One more question: is the game real-time or turn-based? One of the main differences between Sokoban and Supaplex is that the latter has a notion of time (IIRC there was even a time limit for gathering "victory blockers"). Also, some of the harder Supaplex levels relied a lot on avoiding/running from those bastard forks.

]]>What degenerate case, it's the map maker's job to make an interesting map/campaign. These map exactly on the concept of patch tree, so you know, only play those signed by people you trust.

As to movement, player always moves to an adjacent square. Can be done with clicking, this item screams to be implemented in html5.

]]>I think I got it, but the numbers don't check out, so just to make sure, I'll give formalization another shot: a r-map comprises r concentric "rings", of length 1, 6, 6*2, ..., 6*(r-1), centered around the coordinate (1,1). The first ring has length 1, the second 6, the third 12, etc. (pen and paper drawing agrees on this), so in general: the first "ring" has one tile, while ring k (1 < k <= r) has 6*(k-1) tiles.

Then in general, for 1 < k <= r, coordinates can be represented as (k, i) where 1 <= i <= 6*(k-1). Then the first coordinate on the outermost ring (could be top-most by convention) is (r,1), the "last" coordinate is (r,6*(r-1)), while the "middle" (could be bottom-most by convention) is (r,6*(r-1)/2 + 1). I've verified this on a hand-drawn 3-map.

Looking at it, I see two problems: 1. the degenerate r = 1 case is a bit annoying (but could be handled gracefully), and 2. I'm not sure what moves are available to the player. I guess it would make sense to preserve the directions as represented by the coordinates (away from/towards the center and forwards/backwards on the current ring), and it makes sense to make this explicit, since there's no such thing as up/down-left/right movement in this universe.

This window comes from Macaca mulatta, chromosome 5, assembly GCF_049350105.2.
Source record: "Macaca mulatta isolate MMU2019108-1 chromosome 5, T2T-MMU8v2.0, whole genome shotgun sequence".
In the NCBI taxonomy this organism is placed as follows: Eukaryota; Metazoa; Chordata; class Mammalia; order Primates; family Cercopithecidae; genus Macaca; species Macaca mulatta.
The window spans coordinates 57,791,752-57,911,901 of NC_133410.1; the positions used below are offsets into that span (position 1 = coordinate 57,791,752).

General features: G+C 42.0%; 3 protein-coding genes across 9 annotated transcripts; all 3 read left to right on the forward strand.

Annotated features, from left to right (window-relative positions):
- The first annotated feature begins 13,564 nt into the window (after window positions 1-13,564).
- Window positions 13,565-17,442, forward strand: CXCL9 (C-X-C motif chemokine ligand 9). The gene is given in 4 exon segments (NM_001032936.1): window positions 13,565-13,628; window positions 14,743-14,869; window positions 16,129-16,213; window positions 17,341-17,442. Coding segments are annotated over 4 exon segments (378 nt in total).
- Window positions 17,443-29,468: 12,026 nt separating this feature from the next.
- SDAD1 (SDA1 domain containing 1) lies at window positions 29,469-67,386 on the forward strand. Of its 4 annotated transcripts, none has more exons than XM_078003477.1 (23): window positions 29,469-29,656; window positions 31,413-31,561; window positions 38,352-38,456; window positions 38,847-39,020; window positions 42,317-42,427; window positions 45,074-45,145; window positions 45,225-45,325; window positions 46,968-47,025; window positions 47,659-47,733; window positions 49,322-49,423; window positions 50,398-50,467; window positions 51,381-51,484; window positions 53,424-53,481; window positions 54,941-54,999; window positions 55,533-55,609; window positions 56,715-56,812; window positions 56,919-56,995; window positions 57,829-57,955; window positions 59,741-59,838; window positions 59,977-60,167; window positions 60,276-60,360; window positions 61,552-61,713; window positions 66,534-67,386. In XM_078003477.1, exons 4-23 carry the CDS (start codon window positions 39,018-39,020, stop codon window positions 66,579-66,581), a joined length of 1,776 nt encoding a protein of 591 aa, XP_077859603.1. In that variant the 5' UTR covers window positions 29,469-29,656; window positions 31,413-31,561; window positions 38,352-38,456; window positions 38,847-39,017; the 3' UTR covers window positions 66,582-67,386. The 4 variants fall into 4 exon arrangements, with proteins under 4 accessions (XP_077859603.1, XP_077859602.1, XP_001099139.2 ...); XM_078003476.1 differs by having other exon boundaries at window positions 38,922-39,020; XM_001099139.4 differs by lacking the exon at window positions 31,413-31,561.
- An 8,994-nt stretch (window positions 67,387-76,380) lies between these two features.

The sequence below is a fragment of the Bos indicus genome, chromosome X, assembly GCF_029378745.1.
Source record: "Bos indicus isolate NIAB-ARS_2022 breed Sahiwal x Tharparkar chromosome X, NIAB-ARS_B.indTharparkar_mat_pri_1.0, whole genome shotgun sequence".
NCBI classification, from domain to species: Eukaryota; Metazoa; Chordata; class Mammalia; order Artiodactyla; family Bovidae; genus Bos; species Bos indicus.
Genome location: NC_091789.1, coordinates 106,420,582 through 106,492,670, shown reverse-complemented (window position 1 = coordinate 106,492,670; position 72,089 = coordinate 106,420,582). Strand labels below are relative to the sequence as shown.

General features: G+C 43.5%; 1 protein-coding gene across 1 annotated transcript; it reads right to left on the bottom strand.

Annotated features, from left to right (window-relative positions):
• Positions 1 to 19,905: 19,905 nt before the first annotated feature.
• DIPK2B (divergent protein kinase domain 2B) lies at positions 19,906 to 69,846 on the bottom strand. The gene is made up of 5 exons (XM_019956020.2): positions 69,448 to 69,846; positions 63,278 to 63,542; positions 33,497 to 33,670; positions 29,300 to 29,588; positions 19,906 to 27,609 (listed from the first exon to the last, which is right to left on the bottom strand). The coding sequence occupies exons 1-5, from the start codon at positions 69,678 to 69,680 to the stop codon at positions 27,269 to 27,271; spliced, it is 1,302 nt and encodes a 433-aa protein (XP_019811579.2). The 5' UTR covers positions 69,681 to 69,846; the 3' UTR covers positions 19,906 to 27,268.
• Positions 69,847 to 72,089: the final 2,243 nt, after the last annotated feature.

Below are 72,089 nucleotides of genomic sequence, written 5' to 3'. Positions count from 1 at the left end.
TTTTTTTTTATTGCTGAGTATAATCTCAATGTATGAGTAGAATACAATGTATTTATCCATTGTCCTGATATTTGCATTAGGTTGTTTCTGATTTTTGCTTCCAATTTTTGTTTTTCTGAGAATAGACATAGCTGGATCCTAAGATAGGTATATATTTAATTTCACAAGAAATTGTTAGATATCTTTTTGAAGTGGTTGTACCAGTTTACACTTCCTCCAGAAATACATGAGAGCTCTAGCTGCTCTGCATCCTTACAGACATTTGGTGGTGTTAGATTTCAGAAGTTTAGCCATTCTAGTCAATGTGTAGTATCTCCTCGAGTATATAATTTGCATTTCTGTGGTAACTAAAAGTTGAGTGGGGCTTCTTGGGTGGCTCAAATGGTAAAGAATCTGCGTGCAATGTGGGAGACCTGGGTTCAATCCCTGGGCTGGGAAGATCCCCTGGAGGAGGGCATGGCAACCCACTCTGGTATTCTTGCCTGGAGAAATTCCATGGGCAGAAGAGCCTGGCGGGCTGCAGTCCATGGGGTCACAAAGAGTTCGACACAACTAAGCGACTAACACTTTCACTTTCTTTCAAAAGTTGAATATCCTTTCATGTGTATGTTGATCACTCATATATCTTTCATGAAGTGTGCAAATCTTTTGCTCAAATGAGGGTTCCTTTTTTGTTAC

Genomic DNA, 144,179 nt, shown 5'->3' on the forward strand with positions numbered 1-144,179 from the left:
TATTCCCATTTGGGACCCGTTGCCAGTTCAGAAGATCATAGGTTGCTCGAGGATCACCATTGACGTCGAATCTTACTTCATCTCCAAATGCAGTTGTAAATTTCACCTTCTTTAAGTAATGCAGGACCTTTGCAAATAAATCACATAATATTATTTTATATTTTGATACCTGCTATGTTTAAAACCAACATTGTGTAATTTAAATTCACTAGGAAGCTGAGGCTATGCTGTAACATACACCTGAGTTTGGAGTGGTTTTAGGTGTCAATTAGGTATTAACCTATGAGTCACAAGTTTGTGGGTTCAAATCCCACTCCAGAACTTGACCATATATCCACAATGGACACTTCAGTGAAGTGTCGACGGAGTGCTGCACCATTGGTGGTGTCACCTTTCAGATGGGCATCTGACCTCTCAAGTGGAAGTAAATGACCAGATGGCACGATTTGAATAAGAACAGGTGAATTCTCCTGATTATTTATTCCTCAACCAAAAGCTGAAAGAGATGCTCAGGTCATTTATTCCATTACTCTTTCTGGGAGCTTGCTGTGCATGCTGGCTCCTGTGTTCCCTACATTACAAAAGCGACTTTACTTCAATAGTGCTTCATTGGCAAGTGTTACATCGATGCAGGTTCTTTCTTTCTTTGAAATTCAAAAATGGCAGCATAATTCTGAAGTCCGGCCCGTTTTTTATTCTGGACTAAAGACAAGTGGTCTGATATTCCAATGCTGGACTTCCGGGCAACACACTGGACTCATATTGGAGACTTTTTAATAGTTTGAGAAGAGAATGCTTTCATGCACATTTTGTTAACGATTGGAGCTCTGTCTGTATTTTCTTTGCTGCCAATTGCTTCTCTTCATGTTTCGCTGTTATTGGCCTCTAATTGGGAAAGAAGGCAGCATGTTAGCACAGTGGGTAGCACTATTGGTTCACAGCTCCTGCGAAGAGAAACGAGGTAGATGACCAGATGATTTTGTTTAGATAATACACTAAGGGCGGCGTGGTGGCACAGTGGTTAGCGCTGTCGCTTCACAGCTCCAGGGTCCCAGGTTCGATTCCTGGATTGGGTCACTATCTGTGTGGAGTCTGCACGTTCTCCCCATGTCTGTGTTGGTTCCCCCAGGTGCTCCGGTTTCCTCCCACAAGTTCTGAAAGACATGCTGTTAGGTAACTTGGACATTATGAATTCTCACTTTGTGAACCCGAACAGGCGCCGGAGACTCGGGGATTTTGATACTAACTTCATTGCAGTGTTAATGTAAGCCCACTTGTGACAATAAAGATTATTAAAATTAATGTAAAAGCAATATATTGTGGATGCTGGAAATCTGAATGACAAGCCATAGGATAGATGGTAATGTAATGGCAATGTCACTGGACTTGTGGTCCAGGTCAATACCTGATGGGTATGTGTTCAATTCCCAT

I think I have a pretty clear image of how this should look now, I'll see if there's some easy way to arbitrarily draw these r-maps.

]]>I think I got it, but the numbers don't check out, so just to make sure, I'll give formalization another shot: a r-map comprises r concentric "rings", of length 1, 6, 6*2, ..., 6*(r-1), centered around the coordinate (1,1). The first ring has length 1, the second 6, the third 12, etc. (pen and paper drawing agrees on this), so in general: the first "ring" has one tile, while ring k (1 < k < = r) has 6*(k-1) tiles.

Then in general, for 1 < k < = r, coordinates can be represented as (k, i) where 1

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